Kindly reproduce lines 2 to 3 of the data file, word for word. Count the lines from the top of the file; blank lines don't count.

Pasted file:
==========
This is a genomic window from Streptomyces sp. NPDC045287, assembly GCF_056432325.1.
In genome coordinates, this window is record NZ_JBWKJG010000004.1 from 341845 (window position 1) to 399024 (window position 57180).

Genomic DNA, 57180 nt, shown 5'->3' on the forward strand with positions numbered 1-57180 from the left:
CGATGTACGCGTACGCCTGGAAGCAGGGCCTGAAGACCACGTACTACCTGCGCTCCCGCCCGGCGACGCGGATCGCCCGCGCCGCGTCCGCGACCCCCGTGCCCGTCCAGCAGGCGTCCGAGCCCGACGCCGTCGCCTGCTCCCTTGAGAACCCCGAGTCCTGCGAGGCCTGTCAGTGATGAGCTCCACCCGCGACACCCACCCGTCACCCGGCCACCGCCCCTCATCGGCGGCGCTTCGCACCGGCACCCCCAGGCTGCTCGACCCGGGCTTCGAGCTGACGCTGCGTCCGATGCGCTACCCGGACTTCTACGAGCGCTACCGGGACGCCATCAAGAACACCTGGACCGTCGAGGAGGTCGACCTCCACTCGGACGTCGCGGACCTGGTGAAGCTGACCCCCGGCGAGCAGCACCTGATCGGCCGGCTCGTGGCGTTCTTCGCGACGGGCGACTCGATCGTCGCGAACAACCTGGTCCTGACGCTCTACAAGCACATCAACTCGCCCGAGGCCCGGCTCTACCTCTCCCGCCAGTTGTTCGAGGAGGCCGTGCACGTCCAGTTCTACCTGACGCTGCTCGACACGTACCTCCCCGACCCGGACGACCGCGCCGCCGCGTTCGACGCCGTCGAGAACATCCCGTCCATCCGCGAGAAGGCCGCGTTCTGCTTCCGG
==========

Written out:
In genome coordinates, this window is record NZ_JBWKJG010000004.1 from 341845 (window position 1) to 399024 (window position 57180).

Genomic DNA, 57180 nt, shown 5'->3' on the forward strand with positions numbered 1-57180 from the left: